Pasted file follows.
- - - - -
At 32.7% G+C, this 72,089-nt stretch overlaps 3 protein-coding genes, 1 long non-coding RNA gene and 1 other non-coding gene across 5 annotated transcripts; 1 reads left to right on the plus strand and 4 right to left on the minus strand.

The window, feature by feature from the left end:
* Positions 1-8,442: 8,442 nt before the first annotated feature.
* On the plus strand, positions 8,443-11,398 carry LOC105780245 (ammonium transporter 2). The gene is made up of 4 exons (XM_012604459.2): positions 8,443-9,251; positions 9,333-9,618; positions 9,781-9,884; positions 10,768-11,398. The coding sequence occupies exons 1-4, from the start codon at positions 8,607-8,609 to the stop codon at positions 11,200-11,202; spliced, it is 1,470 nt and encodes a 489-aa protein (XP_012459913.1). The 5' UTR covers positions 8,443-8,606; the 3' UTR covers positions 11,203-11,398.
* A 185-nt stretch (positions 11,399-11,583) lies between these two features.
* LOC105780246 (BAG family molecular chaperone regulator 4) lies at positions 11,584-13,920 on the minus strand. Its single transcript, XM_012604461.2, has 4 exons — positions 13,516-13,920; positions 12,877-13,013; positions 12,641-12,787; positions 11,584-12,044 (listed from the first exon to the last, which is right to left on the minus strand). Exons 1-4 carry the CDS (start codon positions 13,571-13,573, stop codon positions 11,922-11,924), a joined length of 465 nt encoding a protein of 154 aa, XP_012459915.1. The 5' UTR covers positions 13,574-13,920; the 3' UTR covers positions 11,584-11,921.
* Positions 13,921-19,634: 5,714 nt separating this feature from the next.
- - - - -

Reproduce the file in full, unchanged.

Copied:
At 32.7% G+C, this 72,089-nt stretch overlaps 3 protein-coding genes, 1 long non-coding RNA gene and 1 other non-coding gene across 5 annotated transcripts; 1 reads left to right on the plus strand and 4 right to left on the minus strand.

The window, feature by feature from the left end:
* Positions 1-8,442: 8,442 nt before the first annotated feature.
* On the plus strand, positions 8,443-11,398 carry LOC105780245 (ammonium transporter 2). The gene is made up of 4 exons (XM_012604459.2): positions 8,443-9,251; positions 9,333-9,618; positions 9,781-9,884; positions 10,768-11,398. The coding sequence occupies exons 1-4, from the start codon at positions 8,607-8,609 to the stop codon at positions 11,200-11,202; spliced, it is 1,470 nt and encodes a 489-aa protein (XP_012459913.1). The 5' UTR covers positions 8,443-8,606; the 3' UTR covers positions 11,203-11,398.
* A 185-nt stretch (positions 11,399-11,583) lies between these two features.
* LOC105780246 (BAG family molecular chaperone regulator 4) lies at positions 11,584-13,920 on the minus strand. Its single transcript, XM_012604461.2, has 4 exons — positions 13,516-13,920; positions 12,877-13,013; positions 12,641-12,787; positions 11,584-12,044 (listed from the first exon to the last, which is right to left on the minus strand). Exons 1-4 carry the CDS (start codon positions 13,571-13,573, stop codon positions 11,922-11,924), a joined length of 465 nt encoding a protein of 154 aa, XP_012459915.1. The 5' UTR covers positions 13,574-13,920; the 3' UTR covers positions 11,584-11,921.
* Positions 13,921-19,634: 5,714 nt separating this feature from the next.